We'll see what the markets make of this tomorrow....
Analysis: Economic leaders fear policy paralysis
“Encumbered by debt and systemic failure, governments and organizations at all levels are quickly becoming dysfunctional. Whatever they do seems to be ineffectual, or even makes things worse”
Sun Aug 28, 2011 7:41pm EDT
(Reuters) - The heads of the U.S. Federal Reserve, IMF and OECD stepped up pressure on political leaders on both sides of the Atlantic to shake off their inertia and tackle urgent economic problems.
If politicians ignore their pleas -- including a blunt call from International Monetary Fund chief Christine Lagarde to "act now" -- the slowdown in world growth and debt turmoil in Europe could morph into a deeper crisis, top monetary officials and economists warned at an annual retreat here.
"I hope they listen," said Bank of Israel Governor Stanley Fischer.
Alarm over political deadlock was as obvious a backdrop to the annual meeting of policymakers in the wilds of Wyoming as the thunderstorms that rolled over the nearby Grand Teton peaks and dumped rain on the Jackson Lake Lodge.
Central Bankers Worry Economy Still in Peril
After four years of fighting crises and pumping money into the financial system, the world's central bankers are concluding that the global economy is still in a precarious position and the policy apparatus is ill-equipped to help.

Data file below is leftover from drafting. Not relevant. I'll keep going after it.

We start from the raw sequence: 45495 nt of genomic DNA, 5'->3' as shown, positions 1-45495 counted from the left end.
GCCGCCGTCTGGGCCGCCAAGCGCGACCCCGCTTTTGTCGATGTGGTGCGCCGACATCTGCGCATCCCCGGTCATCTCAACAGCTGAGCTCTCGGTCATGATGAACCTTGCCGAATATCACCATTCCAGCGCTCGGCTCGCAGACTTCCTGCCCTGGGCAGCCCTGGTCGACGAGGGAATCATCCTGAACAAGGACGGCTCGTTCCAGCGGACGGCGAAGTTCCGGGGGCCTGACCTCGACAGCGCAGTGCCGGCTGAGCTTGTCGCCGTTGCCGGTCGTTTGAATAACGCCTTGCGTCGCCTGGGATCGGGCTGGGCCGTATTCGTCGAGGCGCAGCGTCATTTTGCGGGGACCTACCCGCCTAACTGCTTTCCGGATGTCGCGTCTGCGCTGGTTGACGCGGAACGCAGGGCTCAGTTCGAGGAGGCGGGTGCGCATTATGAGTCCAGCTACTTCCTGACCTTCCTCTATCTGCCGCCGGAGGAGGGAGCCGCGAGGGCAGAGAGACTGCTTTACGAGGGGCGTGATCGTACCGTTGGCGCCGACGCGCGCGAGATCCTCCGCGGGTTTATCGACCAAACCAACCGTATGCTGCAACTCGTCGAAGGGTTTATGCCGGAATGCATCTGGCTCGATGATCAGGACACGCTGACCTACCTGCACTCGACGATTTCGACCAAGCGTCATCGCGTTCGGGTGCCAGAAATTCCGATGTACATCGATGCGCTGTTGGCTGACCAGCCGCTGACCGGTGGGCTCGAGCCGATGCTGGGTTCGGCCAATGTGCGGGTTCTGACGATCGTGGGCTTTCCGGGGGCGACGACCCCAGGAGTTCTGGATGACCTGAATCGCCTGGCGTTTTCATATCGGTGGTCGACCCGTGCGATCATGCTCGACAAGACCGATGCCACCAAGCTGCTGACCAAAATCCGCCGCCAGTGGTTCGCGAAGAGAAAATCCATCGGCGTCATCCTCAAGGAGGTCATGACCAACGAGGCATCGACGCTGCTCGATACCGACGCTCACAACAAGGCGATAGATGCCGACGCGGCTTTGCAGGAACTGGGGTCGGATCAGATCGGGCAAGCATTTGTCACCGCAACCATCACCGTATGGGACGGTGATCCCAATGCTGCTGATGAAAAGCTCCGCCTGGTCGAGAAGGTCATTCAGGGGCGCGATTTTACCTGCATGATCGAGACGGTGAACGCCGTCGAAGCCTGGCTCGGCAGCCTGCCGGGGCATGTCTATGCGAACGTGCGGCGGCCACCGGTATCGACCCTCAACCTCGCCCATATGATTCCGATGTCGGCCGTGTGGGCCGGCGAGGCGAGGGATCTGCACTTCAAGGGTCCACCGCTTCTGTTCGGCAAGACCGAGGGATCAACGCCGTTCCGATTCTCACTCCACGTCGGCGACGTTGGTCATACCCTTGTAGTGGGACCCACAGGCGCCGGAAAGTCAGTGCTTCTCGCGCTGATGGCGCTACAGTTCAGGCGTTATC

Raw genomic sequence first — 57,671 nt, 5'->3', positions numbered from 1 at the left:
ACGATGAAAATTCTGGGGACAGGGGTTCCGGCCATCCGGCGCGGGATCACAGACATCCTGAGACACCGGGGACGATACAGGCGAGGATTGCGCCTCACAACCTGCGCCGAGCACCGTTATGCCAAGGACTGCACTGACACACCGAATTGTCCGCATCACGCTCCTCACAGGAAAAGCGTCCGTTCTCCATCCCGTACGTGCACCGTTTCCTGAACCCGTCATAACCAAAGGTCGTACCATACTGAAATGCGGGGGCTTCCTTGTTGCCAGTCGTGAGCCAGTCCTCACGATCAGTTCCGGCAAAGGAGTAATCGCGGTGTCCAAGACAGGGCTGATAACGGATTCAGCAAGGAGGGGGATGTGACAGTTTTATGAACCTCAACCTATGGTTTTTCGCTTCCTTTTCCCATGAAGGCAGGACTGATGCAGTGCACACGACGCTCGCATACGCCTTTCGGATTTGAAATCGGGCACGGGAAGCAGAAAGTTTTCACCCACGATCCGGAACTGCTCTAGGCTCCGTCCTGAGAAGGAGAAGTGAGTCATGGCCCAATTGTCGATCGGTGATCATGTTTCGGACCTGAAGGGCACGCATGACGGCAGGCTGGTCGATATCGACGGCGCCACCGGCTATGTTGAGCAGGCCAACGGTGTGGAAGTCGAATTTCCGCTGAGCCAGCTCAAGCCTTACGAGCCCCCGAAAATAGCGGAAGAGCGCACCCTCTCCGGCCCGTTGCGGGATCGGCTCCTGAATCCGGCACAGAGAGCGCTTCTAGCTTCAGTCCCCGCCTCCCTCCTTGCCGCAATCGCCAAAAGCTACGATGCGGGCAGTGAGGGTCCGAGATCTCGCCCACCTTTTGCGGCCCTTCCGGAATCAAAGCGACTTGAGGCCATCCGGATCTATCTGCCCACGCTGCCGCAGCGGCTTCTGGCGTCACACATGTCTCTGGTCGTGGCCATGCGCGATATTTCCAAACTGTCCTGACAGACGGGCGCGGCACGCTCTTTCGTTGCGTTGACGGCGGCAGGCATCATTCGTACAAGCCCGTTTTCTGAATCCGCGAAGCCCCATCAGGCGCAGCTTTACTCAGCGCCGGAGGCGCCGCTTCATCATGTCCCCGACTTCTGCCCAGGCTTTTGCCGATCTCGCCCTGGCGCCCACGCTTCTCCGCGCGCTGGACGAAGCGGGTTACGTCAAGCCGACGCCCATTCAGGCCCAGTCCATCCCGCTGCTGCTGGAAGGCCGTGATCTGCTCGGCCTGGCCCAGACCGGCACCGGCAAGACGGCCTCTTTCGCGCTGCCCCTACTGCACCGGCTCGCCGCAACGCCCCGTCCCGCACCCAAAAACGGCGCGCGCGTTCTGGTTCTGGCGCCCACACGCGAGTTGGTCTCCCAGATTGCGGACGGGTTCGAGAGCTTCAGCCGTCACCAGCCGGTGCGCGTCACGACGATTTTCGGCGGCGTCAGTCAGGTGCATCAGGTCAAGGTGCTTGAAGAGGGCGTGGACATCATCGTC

The mood here in the Grand Tetons, where central bankers and private economists from around the world gather each August, was distinctly gloomy.
The angst was underscored in a blunt speech by the International Monetary Fund's new managing director, Christine Lagarde. "We risk seeing the fragile recovery derailed," she said Saturday. Those risks have been aggravated, she said, by the public's sense that policy makers' response has been inadequate. "We are in a dangerous new phase," the former French finance minister said.
What Ms. Lagarde said publicly, several central bankers expressed privately. The central bankers' problems are compounded by internal divisions and current realities. Several U.S. Federal Reserve officials have doubts about how much more they can do to resuscitate a U.S. recovery that is falling short of Fed expectations. Most European Central Bank officials believe the solutions to Europe's sovereign-debt, governance and banking woes lie with elected leaders, not the ECB.
Federal government to help reimburse states for Irene damage
Where, in the midst of this economic and social breakdown is the US government going to find the money to pay for this - print it?
Hurricane Irene could cost U.S. state and local governments billions of dollars in damages, but funds from the federal government might ultimately cover much of this expense.
Aug 28, 2011 5:05pm EDT
It is too early to estimate the cost of the storm, but New Jersey Governor Chris Christie said New Jersey alone may have suffered tens of billions of dollars in damage.
The timing is terrible for municipalities as they dig their way out of their bleakest economic period in decades after the financial crisis and recession sank budgets and forced widespread cuts in expense and increased taxes.